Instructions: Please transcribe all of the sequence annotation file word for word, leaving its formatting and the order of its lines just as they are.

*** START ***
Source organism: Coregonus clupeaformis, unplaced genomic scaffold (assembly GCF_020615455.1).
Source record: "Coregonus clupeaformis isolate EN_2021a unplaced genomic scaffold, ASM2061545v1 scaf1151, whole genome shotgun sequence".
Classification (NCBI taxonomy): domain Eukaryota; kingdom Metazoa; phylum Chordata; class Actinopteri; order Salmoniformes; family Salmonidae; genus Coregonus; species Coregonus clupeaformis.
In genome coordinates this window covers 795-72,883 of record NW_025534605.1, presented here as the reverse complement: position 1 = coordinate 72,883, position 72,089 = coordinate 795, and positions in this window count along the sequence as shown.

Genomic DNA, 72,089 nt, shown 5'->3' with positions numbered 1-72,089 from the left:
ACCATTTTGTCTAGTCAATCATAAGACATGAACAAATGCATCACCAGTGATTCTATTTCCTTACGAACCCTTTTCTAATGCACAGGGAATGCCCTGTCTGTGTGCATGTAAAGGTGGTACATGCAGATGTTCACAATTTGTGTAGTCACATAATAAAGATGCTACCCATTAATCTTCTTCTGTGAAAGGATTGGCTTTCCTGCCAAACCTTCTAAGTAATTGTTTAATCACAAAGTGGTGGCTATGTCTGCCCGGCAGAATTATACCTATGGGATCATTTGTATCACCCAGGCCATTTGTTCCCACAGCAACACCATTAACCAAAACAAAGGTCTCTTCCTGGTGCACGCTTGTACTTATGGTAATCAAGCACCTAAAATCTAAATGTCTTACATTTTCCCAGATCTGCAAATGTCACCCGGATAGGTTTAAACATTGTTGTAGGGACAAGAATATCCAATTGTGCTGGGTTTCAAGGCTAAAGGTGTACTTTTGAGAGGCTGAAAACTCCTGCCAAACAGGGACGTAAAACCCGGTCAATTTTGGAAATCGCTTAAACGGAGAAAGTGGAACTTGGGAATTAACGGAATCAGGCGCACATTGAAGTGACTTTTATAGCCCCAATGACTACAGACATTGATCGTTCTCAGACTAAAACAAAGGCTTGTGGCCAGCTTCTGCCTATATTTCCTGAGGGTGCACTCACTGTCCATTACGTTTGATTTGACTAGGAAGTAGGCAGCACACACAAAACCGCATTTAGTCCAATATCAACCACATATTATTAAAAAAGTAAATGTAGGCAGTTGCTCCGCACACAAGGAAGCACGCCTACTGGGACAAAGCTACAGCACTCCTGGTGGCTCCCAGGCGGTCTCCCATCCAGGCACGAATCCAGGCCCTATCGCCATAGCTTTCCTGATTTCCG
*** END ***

Source organism: Coregonus clupeaformis, unplaced genomic scaffold (assembly GCF_020615455.1).
Source record: "Coregonus clupeaformis isolate EN_2021a unplaced genomic scaffold, ASM2061545v1 scaf1151, whole genome shotgun sequence".
Classification (NCBI taxonomy): domain Eukaryota; kingdom Metazoa; phylum Chordata; class Actinopteri; order Salmoniformes; family Salmonidae; genus Coregonus; species Coregonus clupeaformis.
In genome coordinates this window covers 795-72,883 of record NW_025534605.1, presented here as the reverse complement: position 1 = coordinate 72,883, position 72,089 = coordinate 795, and positions in this window count along the sequence as shown.

Genomic DNA, 72,089 nt, shown 5'->3' with positions numbered 1-72,089 from the left:
ACCATTTTGTCTAGTCAATCATAAGACATGAACAAATGCATCACCAGTGATTCTATTTCCTTACGAACCCTTTTCTAATGCACAGGGAATGCCCTGTCTGTGTGCATGTAAAGGTGGTACATGCAGATGTTCACAATTTGTGTAGTCACATAATAAAGATGCTACCCATTAATCTTCTTCTGTGAAAGGATTGGCTTTCCTGCCAAACCTTCTAAGTAATTGTTTAATCACAAAGTGGTGGCTATGTCTGCCCGGCAGAATTATACCTATGGGATCATTTGTATCACCCAGGCCATTTGTTCCCACAGCAACACCATTAACCAAAACAAAGGTCTCTTCCTGGTGCACGCTTGTACTTATGGTAATCAAGCACCTAAAATCTAAATGTCTTACATTTTCCCAGATCTGCAAATGTCACCCGGATAGGTTTAAACATTGTTGTAGGGACAAGAATATCCAATTGTGCTGGGTTTCAAGGCTAAAGGTGTACTTTTGAGAGGCTGAAAACTCCTGCCAAACAGGGACGTAAAACCCGGTCAATTTTGGAAATCGCTTAAACGGAGAAAGTGGAACTTGGGAATTAACGGAATCAGGCGCACATTGAAGTGACTTTTATAGCCCCAATGACTACAGACATTGATCGTTCTCAGACTAAAACAAAGGCTTGTGGCCAGCTTCTGCCTATATTTCCTGAGGGTGCACTCACTGTCCATTACGTTTGATTTGACTAGGAAGTAGGCAGCACACACAAAACCGCATTTAGTCCAATATCAACCACATATTATTAAAAAAGTAAATGTAGGCAGTTGCTCCGCACACAAGGAAGCACGCCTACTGGGACAAAGCTACAGCACTCCTGGTGGCTCCCAGGCGGTCTCCCATCCAGGCACGAATCCAGGCCCTATCGCCATAGCTTTCCTGATTTCCG